See? Family plays a major role in helping someone towards recovery. Giving them a second chance and believing them without a doubt that they can change is also a way to show our support.The author also captured an excellent description of how Filipinos became a product of a colonized past. Issues like colonial mentality, white privilege, and colorism were perfectly fleshed out through Sab’s standpoint. How being white deserves only the best or having brown skin or being a morena is unattractive, so consuming a lot of whitening products, from bleaching soap to whitening lotion, is okay to achieve the standard of beauty that everyone tries to emulate.
You can either recognize and understand your privilege so you can do better, or you don’t and let things stay the same.
On a positive note, Gail didn’t miss introducing Filipino food to her readers. We are known for our food and cookery where we take pride how a simple chicken sopas can warm your heart or eating kare-kare feels heaven and indeed very satisfying.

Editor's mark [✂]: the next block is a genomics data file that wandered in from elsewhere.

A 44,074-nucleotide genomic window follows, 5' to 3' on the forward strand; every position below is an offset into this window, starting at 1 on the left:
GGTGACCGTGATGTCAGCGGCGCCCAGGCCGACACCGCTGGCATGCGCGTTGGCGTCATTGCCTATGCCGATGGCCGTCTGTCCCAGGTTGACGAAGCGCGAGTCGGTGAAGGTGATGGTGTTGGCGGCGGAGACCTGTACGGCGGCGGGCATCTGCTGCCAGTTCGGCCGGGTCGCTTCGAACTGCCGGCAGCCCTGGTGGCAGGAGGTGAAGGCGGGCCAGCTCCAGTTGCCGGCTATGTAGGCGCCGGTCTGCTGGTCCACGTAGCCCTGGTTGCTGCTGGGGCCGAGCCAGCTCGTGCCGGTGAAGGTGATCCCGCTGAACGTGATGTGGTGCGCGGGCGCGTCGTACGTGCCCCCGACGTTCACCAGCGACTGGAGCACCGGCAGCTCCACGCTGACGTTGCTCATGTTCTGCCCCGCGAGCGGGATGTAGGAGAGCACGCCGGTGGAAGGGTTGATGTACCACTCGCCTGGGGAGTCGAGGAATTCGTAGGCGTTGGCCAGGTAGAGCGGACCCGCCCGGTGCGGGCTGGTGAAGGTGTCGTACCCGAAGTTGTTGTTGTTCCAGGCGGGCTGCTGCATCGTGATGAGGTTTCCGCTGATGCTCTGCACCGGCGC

Don’t get me started with my favorite pet character in the story, Lawin. He was such a fun addition that gave a child-like vibe and humor who will get anyone’s attention. (By the way, he’s a duck and I know for a fact that Gail’s inspiration for Lawin was her pet, Quakie, who according to her is a real diva!)At the beginning of the story, Sab believes that she will going to die. From the stories her Dad told her, she knows that a black butterfly is an omen of death. It is one of the superstitions or “pamahiin” we Filipinos believe. Either there’s a truth in it or not, it has always been and forever be a part of our culture. What’s important is we don’t need to rely on any kind of superstitious beliefs because our life is our own.My Fate According to the Butterfly is a story from the perspective of a young girl who learned the brutal realities in life and along the way, explores more about family, friendship, change, and forgiveness. This book will surely leave footprints in your hearts!